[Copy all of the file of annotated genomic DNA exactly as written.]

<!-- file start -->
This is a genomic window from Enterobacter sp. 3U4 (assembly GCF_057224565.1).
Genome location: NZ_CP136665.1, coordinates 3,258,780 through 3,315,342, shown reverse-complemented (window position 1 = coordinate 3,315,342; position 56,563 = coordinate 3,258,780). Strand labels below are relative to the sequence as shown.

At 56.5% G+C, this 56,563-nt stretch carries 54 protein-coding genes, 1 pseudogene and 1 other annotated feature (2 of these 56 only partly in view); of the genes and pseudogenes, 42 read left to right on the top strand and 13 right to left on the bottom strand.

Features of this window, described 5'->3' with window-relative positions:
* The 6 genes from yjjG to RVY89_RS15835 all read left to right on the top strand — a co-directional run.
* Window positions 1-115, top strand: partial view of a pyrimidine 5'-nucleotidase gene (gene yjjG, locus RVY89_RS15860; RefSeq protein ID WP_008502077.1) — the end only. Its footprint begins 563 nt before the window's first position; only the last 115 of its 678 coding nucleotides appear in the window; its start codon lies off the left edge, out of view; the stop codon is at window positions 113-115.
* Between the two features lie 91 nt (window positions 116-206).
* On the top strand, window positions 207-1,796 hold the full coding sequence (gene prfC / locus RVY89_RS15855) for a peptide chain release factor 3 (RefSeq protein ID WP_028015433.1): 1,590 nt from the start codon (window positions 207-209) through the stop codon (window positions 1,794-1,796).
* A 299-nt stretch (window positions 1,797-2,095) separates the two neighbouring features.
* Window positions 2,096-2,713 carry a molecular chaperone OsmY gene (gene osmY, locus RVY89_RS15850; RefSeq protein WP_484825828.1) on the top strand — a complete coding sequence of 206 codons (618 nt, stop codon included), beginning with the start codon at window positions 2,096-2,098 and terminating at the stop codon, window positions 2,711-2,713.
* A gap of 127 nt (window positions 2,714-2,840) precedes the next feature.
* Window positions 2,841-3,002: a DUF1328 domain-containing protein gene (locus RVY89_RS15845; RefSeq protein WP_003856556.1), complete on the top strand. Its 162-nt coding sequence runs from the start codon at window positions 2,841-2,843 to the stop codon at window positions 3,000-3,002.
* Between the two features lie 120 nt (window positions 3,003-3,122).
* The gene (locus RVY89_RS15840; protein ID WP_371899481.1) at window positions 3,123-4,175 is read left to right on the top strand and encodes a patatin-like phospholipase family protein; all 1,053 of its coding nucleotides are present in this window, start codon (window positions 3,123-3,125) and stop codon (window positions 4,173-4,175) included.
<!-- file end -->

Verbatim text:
This is a genomic window from Enterobacter sp. 3U4 (assembly GCF_057224565.1).
Genome location: NZ_CP136665.1, coordinates 3,258,780 through 3,315,342, shown reverse-complemented (window position 1 = coordinate 3,315,342; position 56,563 = coordinate 3,258,780). Strand labels below are relative to the sequence as shown.

At 56.5% G+C, this 56,563-nt stretch carries 54 protein-coding genes, 1 pseudogene and 1 other annotated feature (2 of these 56 only partly in view); of the genes and pseudogenes, 42 read left to right on the top strand and 13 right to left on the bottom strand.

Features of this window, described 5'->3' with window-relative positions:
* The 6 genes from yjjG to RVY89_RS15835 all read left to right on the top strand — a co-directional run.
* Window positions 1-115, top strand: partial view of a pyrimidine 5'-nucleotidase gene (gene yjjG, locus RVY89_RS15860; RefSeq protein ID WP_008502077.1) — the end only. Its footprint begins 563 nt before the window's first position; only the last 115 of its 678 coding nucleotides appear in the window; its start codon lies off the left edge, out of view; the stop codon is at window positions 113-115.
* Between the two features lie 91 nt (window positions 116-206).
* On the top strand, window positions 207-1,796 hold the full coding sequence (gene prfC / locus RVY89_RS15855) for a peptide chain release factor 3 (RefSeq protein ID WP_028015433.1): 1,590 nt from the start codon (window positions 207-209) through the stop codon (window positions 1,794-1,796).
* A 299-nt stretch (window positions 1,797-2,095) separates the two neighbouring features.
* Window positions 2,096-2,713 carry a molecular chaperone OsmY gene (gene osmY, locus RVY89_RS15850; RefSeq protein WP_484825828.1) on the top strand — a complete coding sequence of 206 codons (618 nt, stop codon included), beginning with the start codon at window positions 2,096-2,098 and terminating at the stop codon, window positions 2,711-2,713.
* A gap of 127 nt (window positions 2,714-2,840) precedes the next feature.
* Window positions 2,841-3,002: a DUF1328 domain-containing protein gene (locus RVY89_RS15845; RefSeq protein WP_003856556.1), complete on the top strand. Its 162-nt coding sequence runs from the start codon at window positions 2,841-2,843 to the stop codon at window positions 3,000-3,002.
* Between the two features lie 120 nt (window positions 3,003-3,122).
* The gene (locus RVY89_RS15840; protein ID WP_371899481.1) at window positions 3,123-4,175 is read left to right on the top strand and encodes a patatin-like phospholipase family protein; all 1,053 of its coding nucleotides are present in this window, start codon (window positions 3,123-3,125) and stop codon (window positions 4,173-4,175) included.